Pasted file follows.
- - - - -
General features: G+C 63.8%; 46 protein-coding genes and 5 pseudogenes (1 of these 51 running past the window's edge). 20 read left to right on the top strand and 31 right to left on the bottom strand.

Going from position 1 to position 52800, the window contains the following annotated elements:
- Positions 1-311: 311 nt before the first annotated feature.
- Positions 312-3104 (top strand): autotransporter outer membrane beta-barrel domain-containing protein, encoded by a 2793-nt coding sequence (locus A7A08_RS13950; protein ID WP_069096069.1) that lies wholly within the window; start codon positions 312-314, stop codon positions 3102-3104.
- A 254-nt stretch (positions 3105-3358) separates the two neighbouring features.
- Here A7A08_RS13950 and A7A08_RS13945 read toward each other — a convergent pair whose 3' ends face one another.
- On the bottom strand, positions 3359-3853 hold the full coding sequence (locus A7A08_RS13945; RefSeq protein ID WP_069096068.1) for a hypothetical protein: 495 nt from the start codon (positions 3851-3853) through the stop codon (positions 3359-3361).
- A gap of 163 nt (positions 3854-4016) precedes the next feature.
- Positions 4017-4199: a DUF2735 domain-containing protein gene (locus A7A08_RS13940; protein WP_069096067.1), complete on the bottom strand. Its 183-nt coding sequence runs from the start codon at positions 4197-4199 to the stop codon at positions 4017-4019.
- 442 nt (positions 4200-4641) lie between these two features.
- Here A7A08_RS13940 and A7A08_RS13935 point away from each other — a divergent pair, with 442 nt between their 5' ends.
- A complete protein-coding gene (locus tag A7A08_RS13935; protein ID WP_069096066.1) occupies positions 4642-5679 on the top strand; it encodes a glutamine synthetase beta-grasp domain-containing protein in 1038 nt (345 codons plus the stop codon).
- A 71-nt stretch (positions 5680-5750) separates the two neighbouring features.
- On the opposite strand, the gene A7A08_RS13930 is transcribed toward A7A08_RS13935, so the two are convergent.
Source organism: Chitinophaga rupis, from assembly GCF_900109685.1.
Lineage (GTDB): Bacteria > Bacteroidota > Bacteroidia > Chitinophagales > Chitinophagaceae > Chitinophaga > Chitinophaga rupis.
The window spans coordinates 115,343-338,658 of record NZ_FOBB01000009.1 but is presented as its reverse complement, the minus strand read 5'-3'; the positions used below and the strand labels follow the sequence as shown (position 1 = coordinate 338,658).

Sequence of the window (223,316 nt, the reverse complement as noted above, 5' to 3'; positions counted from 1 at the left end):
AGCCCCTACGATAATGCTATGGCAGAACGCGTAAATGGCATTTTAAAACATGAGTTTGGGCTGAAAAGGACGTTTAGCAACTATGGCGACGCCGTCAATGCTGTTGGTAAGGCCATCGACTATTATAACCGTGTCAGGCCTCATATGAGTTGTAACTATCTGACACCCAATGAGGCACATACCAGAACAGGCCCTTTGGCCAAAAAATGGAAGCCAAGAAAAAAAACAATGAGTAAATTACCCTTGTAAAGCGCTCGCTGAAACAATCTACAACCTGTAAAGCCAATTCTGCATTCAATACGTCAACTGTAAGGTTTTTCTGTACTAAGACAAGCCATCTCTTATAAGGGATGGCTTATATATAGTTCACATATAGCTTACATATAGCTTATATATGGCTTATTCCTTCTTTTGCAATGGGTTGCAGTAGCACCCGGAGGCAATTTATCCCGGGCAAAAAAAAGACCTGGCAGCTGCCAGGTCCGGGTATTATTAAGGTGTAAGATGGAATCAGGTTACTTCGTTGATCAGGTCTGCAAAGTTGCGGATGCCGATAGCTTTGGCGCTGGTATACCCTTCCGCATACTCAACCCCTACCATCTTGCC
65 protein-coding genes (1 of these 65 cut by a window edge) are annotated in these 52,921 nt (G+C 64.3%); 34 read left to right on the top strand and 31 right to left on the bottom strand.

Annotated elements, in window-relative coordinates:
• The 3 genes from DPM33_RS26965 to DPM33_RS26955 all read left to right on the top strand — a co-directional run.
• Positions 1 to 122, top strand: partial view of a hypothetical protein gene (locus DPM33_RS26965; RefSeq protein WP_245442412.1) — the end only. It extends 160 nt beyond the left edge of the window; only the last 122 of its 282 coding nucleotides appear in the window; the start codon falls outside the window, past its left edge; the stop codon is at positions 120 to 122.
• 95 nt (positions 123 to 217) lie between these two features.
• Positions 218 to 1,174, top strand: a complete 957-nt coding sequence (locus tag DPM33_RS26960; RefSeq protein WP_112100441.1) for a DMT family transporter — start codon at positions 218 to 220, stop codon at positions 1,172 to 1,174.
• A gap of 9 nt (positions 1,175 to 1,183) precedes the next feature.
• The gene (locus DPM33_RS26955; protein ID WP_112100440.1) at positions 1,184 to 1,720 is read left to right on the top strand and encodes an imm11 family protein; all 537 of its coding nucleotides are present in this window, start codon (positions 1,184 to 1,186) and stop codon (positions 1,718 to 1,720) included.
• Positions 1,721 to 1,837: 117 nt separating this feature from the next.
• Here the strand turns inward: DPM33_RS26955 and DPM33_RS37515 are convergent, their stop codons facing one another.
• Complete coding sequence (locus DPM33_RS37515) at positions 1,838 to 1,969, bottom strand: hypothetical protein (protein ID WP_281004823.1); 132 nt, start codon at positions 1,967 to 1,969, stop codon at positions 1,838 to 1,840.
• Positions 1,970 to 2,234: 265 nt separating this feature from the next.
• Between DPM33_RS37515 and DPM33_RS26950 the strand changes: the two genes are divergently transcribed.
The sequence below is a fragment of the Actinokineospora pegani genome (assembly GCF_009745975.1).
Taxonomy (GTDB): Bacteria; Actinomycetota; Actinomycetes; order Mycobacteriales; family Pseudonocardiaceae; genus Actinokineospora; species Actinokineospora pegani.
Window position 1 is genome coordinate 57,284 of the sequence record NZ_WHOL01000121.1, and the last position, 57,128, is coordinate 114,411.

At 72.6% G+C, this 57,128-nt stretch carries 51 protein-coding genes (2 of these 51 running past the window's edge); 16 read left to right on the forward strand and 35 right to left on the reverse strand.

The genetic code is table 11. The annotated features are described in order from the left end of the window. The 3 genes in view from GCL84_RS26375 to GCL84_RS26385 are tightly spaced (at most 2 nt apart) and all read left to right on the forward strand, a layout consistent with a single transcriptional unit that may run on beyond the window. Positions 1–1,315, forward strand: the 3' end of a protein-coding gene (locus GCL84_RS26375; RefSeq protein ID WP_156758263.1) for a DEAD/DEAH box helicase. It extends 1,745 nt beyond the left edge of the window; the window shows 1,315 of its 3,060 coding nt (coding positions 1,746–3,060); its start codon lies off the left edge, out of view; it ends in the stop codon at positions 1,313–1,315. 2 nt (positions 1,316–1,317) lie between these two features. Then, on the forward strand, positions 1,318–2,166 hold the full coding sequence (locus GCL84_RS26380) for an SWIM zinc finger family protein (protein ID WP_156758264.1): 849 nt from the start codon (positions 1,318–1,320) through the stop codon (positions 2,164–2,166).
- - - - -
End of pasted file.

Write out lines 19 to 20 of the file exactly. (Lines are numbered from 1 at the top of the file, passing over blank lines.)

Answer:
AGCCCCTACGATAATGCTATGGCAGAACGCGTAAATGGCATTTTAAAACATGAGTTTGGGCTGAAAAGGACGTTTAGCAACTATGGCGACGCCGTCAATGCTGTTGGTAAGGCCATCGACTATTATAACCGTGTCAGGCCTCATATGAGTTGTAACTATCTGACACCCAATGAGGCACATACCAGAACAGGCCCTTTGGCCAAAAAATGGAAGCCAAGAAAAAAAACAATGAGTAAATTACCCTTGTAAAGCGCTCGCTGAAACAATCTACAACCTGTAAAGCCAATTCTGCATTCAATACGTCAACTGTAAGGTTTTTCTGTACTAAGACAAGCCATCTCTTATAAGGGATGGCTTATATATAGTTCACATATAGCTTACATATAGCTTATATATGGCTTATTCCTTCTTTTGCAATGGGTTGCAGTAGCACCCGGAGGCAATTTATCCCGGGCAAAAAAAAGACCTGGCAGCTGCCAGGTCCGGGTATTATTAAGGTGTAAGATGGAATCAGGTTACTTCGTTGATCAGGTCTGCAAAGTTGCGGATGCCGATAGCTTTGGCGCTGGTATACCCTTCCGCATACTCAACCCCTACCATCTTGCC
65 protein-coding genes (1 of these 65 cut by a window edge) are annotated in these 52,921 nt (G+C 64.3%); 34 read left to right on the top strand and 31 right to left on the bottom strand.